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OnStar may be watching, even if you don't subscribe
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OnStar President Chris Preuss announces OnStar is expanding beyond General Motors cars as he displays a standalone rearview mirror that can be installed in non-GM vehicles and older GM vehicles already on the road at the Consumer Electronics Show in Las Vegas, Nevada, January 4, 2011.
Credit: Reuters/Isaac Brekken for OnStar/Handout
Wed Sep 21, 2011 6:42pm EDT
DETROIT (Reuters) - General Motors Co's OnStar may be watching your moves later this year -- even if you no longer subscribe to the service.
OnStar, known for connecting drivers to live operators who can provide directions or summon emergency help after an accident, starting in December plans to collect data from people who discontinue the service unless they specifically ask for the connection to be severed.
Among the details that would still be collected are speed, location and other data from global positioning system satellites, raising potential concerns from privacy advocates.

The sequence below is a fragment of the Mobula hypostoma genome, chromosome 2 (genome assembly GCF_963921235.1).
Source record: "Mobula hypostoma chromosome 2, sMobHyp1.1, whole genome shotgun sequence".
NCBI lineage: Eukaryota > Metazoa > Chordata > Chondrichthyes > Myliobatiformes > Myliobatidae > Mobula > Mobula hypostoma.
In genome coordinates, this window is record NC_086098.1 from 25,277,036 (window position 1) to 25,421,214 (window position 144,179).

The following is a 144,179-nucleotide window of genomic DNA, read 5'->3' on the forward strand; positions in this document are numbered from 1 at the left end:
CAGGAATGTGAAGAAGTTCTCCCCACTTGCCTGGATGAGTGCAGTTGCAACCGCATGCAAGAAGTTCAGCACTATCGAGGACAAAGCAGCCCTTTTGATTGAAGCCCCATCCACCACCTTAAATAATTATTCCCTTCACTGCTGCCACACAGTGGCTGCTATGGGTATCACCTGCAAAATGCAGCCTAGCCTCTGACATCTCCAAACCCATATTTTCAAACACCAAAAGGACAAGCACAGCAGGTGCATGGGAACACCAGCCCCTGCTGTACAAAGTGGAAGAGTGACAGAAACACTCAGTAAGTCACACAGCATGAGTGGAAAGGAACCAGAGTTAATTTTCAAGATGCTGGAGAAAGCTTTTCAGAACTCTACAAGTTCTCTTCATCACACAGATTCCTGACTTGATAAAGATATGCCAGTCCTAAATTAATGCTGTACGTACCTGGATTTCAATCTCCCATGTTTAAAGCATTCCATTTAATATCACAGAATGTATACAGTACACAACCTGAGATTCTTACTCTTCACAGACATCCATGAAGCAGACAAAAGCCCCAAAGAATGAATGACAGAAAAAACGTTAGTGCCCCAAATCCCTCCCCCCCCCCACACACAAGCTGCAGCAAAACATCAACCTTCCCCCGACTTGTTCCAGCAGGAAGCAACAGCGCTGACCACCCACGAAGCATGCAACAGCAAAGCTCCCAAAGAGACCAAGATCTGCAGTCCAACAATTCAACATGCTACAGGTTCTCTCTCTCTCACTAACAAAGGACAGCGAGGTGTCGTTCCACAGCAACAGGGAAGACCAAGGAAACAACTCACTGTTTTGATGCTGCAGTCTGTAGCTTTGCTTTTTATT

The data collected may be shared with or sold to third parties for any purpose after identifying tags are removed, the OnStar policy states. Such uses might include research into public safety or traffic services, according to the policy.
"We have never sold any personally identifiable information to any third party," Joanne Finnorn, vice president for subscriber services at OnStar, said in a statement.
GM started notifying customers by email at the end of last week that it would make the changes to its privacy policies for OnStar, which is a subscription service that costs $19 or $29 per month, OnStar spokesman Adam Denison said.
Customers canceling the service will be notified that GM maintains a two-way connection and asked whether they would permit that to continue, Denison said. If the customers decline, GM would begin the process of disconnecting the vehicle immediately, he said.
GM argues that leaving the connection open would allow it to provide car owners with updated warranty or recall data and warn of severe weather conditions.
By law, OnStar is required to turn over data it has if it is requested by law enforcement agencies. (Reporting by David Bailey; Editing by Jerry Norton)
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